Lemon Visiting Cake
I made a lemon cake/bread yesterday to take with me when I go visiting this morning. It’s not the prettiest or most successful cake I have ever made. It will be very tasty, I’m sure of that. (Because of the recipe, not my particular talents.) I’m also sure the faults with this cake fall entirely with me. I probably didn’t measure the lemon juice as precisely as I should. Or maybe it was the sour cream? I’m fascinated by the science of what is happening in the baking process, but not so fascinated that I spend any time understanding it. I should. I’m sure I’d be a better baker if I actually understood why a recipe needs baking soda rather than baking powder, or both, or neither. Or why a cake falls in the middle one time out of the ten times you make a particular recipe. Because preventing that would be lovely. There is nothing sadder than opening the oven when your cake is nearly finished and seeing that huge dimple. Don’t get me wrong, slap some frosting or fresh fruit in that hole and eat up, it’ll still be tasty! Just not exactly what you were hoping for.
We got together with some folks last week, who inadvertently gave us one of the loveliest compliments about our inn and the comment itself has stuck with me. What was said was about the feeling of pulling up outside the inn, that the lights would be glowing softly, there would be the buzz of people inside, the anticipation of a good meal was in place and that there was a ‘whole delicious feeling’ to walking into the Inn. Not just delicious food, but a delicious feeling before the food was even in play.
It got me thinking about how much goes into a delicious meal. How much of what is great about a meal actually has very little to do with how the food itself tastes. One of the hubby’s favorite conversations is recounting favorite or best meals ever. These conversations are always full of side notes about this, that or the other, and often nothing to do with the food itself. (This dovetails into a conversation about online reviews and how incredibly subjective they can be, both because what you like and what I like might be entirely different but also, how much of all the intangible ‘deliciousness’ went in to what gets called a great meal?)
It takes an extra minute to stop and notice the things around you that are making you happy, during a meal and during life. (Goodness, I wasn’t intending this post to be quite so deep.) Maybe it is Italy still having an effect. The pace of things there is addictive. The pace of vacation is addictive. Do you know many places in Italy add a ‘table charge’ (it’s a couple of euros, not much) to all tables when you dine out? Why? Because Italians linger at their table. Waiters are not going to turn their tables quickly, getting one set of diners out and another set in. People are going to talk, order another bottle of wine and in the end, maybe you go away saying that was the best Pici alla Buttera you’ve ever tasted. Any maybe it was, but maybe it’s deliciousness was 100 other things as well.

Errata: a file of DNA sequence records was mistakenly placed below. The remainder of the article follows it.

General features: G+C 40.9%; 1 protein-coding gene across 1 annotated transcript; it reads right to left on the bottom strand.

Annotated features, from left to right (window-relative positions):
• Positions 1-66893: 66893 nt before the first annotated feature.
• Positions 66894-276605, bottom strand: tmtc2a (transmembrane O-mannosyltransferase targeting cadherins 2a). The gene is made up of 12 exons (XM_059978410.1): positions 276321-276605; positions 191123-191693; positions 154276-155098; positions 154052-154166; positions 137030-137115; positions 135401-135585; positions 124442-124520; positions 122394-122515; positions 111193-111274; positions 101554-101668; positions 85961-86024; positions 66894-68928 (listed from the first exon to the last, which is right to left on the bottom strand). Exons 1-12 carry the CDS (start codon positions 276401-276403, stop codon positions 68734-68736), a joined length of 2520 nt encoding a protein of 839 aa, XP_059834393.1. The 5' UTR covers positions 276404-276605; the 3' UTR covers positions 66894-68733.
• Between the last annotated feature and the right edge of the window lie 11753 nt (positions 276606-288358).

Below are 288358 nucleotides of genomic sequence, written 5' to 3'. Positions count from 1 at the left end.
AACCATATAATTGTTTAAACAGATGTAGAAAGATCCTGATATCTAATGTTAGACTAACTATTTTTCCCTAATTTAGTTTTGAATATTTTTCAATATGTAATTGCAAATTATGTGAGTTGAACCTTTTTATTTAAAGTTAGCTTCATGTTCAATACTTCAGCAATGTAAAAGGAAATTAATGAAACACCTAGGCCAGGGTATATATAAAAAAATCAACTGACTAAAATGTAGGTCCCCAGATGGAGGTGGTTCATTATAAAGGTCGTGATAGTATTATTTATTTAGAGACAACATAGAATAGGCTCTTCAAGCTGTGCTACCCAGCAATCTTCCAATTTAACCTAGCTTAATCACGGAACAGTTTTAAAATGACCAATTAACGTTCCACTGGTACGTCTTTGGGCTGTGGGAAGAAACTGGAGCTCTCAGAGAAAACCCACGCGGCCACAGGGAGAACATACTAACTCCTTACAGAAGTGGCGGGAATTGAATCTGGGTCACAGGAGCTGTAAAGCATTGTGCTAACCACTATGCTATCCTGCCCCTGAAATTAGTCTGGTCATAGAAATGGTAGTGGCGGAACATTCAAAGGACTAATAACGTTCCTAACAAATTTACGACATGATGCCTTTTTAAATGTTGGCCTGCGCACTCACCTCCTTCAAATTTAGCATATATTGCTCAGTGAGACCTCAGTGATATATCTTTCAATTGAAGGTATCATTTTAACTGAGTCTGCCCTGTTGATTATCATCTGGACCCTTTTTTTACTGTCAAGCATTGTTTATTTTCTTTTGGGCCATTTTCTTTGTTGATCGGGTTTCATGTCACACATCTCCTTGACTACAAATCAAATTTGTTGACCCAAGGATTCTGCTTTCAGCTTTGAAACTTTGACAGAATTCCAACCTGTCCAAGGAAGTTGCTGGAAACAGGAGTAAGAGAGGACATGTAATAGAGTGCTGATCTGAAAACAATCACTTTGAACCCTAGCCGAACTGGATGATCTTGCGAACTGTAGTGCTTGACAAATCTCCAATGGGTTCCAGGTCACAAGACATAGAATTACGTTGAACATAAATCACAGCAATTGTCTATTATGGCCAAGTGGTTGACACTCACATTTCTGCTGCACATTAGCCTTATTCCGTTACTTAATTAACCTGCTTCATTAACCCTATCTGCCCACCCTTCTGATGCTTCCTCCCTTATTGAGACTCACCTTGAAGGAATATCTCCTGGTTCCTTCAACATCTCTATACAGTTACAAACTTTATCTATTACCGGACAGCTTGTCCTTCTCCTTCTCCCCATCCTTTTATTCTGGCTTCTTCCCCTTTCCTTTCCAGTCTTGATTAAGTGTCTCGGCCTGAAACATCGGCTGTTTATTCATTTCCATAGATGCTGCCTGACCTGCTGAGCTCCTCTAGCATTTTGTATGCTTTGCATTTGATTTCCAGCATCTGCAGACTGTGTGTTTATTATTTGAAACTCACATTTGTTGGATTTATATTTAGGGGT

And maybe this entire post is all a roundabout way to justify my slightly sad little cake. I know it will be tasty. I know I will enjoy the visiting that will come with this cake. I know the looks of this cake have next to nothing to do with how delicious my morning will be.
Here is the recipe, from the fabulous Sarah Kieffer and her Vanilla Bean Baking Book. Enjoy, however it turns out.
Lemon Visiting Cake
From the Vanilla Bean Baking Book
- 1 3/4 cups flour
- 1 1/2 tsp baking powder
- 1/4 tsp baking soda
- 3/4 tsp salt
- 1/4 cup lemon juice
- 1/2 cup sour cream
- 8 tbsp unsalted butter room temperature
- 1 1/4 cup sugar
- 2 tbsp grated lemon zest
- 2 eggs room temperature
- 2 tbsp canola oil
- 1/2 tsp vanilla
- 1/4 cup sugar
- 1/4 cup lemon juice
- pinch salt
Preheat oven to 350F. Grease a loaf pan.
In a medium bowl whisk the flour, baking powder, baking soda and salt. In a small measuring cup mix the lemon juice and sour cream.
In the bowl of a stand mixer, using the paddle attachment, beat the butter until smooth. Add the sugar and lemon zest and beat on medium until light and fluffy.
Add the eggs one at a time, mixing well after each and scraping down the bowl as needed. Add the canola oil and vanilla and mix on low until combined.
Add half the flour mixture and mix until almost combined. Add the sour cream mixture and mix to incorporate. Add the remaining four mixture and mix on low to combine.
Pour batter into loaf pan and bake 45-60 minutes.
Let the cake cool on a wire rack for about 20 minutes while you make the glaze.
Combine the sugar, lemon juice and salt in a small saucepan and bring to a gentle boil. Boil for 6-8 minutes.
Turn the loaf out of the pan and brush the top and sides of the warm bread with the glaze. Let it finish cooling before serving.